[15] Sec. 6. of the Naturalization Law provides: "Persons born in the Philippines and have received their primary and secondary education in public schools or those re­cognized by the Government and not limited to any race or nationality, and those who have resided continuously in the Philippines for a period of thirty years or more before filing their application, may be naturalized with- out having to make a declaration of intention upon com­plying with the other requirements of this Act. To such requirements shall be added that which establishes that the applicant has given primary and secondary education to all his children in the public schools or in private schools recognized by the Government and not limited to any race or nationality. The same shall be understood applicable with respect to the widow and minor children of an alien who has declared his intention to become a citizen of the Philippines and dies before he is actually naturalized."

[16] Hearing of August 8, 1961, t. s.n., p.10.

[17] L-20623, Apri1 27 1967, 19 SCRA 852 citing Dy Republic, 92 Phil. 278 (1952); Sy See v. Republic, L-17025, May 30, 1962, 5 SCRA 189; Tan v. Republic, L-16013, March 30, 1963, 7 SCRA 526; Guy Co Chia v. Republic, L-17917, April 30, 1964, 10 SCRA 745; See Yek Tek v. Republic, L-19898, June 28, 1965, 14 SCRA 457; Yao Long v. Republic, L-20910, Nov. 27, 19, 15 SCRA 266, Also: Pidelo v. Republic, 97 Phil. 632 (1955); Pessumal Bhrojraj v. Republic, L-24023, May 8, 1969, 28 SCRA 21.

[18] Cf. Hao Lian Chu v. Republic, 87 Phil. 668, (950); Tan Hi v. Republic, 88 Phil. 117 (1951); Chan Su Hok v. Republic, 90 Phil. 415 (1951); Ang Yee Koe Sengkee v. Republic, 90 594 (1951); Sy Kiap v. Republic, 91 Phil. 784 (1952); Chua Pieng v. Republic, 92 Phil. 155 (1952); Bangon .Du v. Republic, 92 Phil. 519 (1953); Geronimo Yu v. Republic, 92 Phil. 804 (1953); Tan Kay Ko v. Republic, 92 Phil. 915 (1953); Anglo v. Republic, 92 Phil. 1006 (1953); Yay Chin v. Republic, 93 Phil. 215 (1953); Co Cal v. Republic, 94 Phil. 98 (1953); Chum v. Republic, 94 Phil. 700 (1954); Quing v. Republic, 94 Phil. 736 (1954); Dy Chan. Tiao v. Republic, 95 Phil. 709 (1954); Sy Chut v. Republic, 102 Phil. 839 (1958); Ku E v. Republic, 103 Phil. 1161 (1958); Yu Soon Seng v. Republic, 105 Phil. 558 (1959); Lim Siong v. Republic, 105 Phil. 668 (1959); Chan. Lai v. Republic, 106 Phil. 210 (1959); Lo Kio v. Republic, 106 Phil. 224 (1959); Lee Cho v. Republic, 106 Phil. 755 (1959); Tan v. Republic, 107 Phil. 632 (1960); Ong Ching v. Republic, L-15691 March 27, 1961, 1 SCRA 833; Republic v. Go Bon Lee, L-11499, April 29, 1961, 1 SCRA 1166; Si Ne v. Republic, L-16828, May 30, 1962, 5 SCRA 170; Hao Su Siong v. Republic, L-13045, July 30, 1962, 5 SCRA 628; Lu Beng v. Republic, L-18005, Nov. 29, 1963, 9 SCRA 567; Yap Chun v. Republic, L-18516, Ian. 30, 1964, 10 SCRA 30; Yu Ti v. Republic, L-19913, June 23, 1965, 14 SCRA 382; Ong So v. Republic, L-20145, June 30, 1965, 14 SCRA 591; Go Bun Lee v. Republic, L-21981, May 19, 1966, 17 SCRA 181 Ang Pue v. Republic, L-16459, July 26, 1966, 17 SCRA 672; Ng v. Republic, L-26242, Oct. 25, 1968, 25 SCRA 574; Lim Chuy Tian v. Republic, L-26602, April 25, 1969, 27 SCRA 1019; Chua. Lian Yan v. Republic, L-26416, April 25, 1969, 27 SCRA 1024; Lim Siong v. Republic, L-26601, June 30, 1969, 28 SCRA 687; Republic v. Uy Piek Thy, L-27580, Aug. 27, 1969, 29 SCRA 75.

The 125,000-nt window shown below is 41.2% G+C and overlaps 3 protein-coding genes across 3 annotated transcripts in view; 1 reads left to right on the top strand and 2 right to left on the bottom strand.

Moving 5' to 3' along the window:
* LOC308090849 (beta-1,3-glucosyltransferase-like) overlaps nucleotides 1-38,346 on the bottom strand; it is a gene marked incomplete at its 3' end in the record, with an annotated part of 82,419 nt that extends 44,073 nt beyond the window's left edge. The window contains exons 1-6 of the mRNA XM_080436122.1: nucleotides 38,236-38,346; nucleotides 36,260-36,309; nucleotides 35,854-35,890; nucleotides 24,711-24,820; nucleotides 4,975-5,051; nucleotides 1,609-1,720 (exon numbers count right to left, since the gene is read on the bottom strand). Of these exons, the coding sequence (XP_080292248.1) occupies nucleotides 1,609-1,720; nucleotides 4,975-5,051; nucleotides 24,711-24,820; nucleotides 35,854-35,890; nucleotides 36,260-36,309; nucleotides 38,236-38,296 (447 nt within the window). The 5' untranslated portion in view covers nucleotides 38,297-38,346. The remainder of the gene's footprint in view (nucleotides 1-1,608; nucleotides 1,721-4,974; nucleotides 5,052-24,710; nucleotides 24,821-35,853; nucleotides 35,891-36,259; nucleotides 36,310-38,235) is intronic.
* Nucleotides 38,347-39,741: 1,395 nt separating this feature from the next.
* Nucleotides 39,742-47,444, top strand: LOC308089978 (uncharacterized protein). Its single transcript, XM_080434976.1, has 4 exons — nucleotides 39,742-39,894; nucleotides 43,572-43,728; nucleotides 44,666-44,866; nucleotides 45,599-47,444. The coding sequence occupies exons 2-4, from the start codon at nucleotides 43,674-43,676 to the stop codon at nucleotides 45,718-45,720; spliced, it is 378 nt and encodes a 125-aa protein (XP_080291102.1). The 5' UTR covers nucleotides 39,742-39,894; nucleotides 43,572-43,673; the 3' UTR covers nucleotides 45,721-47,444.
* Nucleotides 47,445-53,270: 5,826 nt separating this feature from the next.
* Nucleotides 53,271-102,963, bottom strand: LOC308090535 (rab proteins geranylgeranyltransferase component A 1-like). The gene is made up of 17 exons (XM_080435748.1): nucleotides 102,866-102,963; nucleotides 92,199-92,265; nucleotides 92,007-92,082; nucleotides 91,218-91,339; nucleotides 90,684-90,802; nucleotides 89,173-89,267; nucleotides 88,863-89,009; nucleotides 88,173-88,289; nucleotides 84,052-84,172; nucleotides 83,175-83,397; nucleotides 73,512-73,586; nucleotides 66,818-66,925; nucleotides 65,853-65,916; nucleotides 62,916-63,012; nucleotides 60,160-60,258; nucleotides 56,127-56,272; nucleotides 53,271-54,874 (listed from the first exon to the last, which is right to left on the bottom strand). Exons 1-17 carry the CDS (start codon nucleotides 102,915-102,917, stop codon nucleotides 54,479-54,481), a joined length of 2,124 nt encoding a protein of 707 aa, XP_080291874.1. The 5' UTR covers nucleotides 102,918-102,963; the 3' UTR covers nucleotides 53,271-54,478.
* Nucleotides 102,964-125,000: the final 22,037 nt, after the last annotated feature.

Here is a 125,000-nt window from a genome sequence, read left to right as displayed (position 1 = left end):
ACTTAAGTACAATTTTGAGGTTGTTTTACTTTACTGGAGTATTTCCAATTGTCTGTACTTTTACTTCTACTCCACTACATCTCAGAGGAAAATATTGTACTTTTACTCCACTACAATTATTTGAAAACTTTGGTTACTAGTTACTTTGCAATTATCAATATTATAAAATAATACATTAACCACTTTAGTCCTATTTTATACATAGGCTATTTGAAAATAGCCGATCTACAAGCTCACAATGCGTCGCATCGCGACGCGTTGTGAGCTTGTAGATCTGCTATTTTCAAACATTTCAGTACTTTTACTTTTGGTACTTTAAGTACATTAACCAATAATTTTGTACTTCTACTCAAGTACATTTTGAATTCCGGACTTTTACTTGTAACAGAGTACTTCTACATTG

[19] Petition, par. 5, Record on Appeal, p. 2.

[20] Ibid, par. 6, Record on Appeal, p. 3.

[21] Cf. Republic v. Chin, L-20846, Oct. 31, 1964, 12 SCRA 352; Ong So v. Republic, L-20145, June 30, 1965, 14 SCRA 591; Lu Luan Co v. Hon. Jarencio, L-21521, Oct. 29, 1965, 15 SCRA 190; Qua @ Qua Kieng v. Republic, L-214I8, Dec. 31, 1965, 15 SCRA. 698.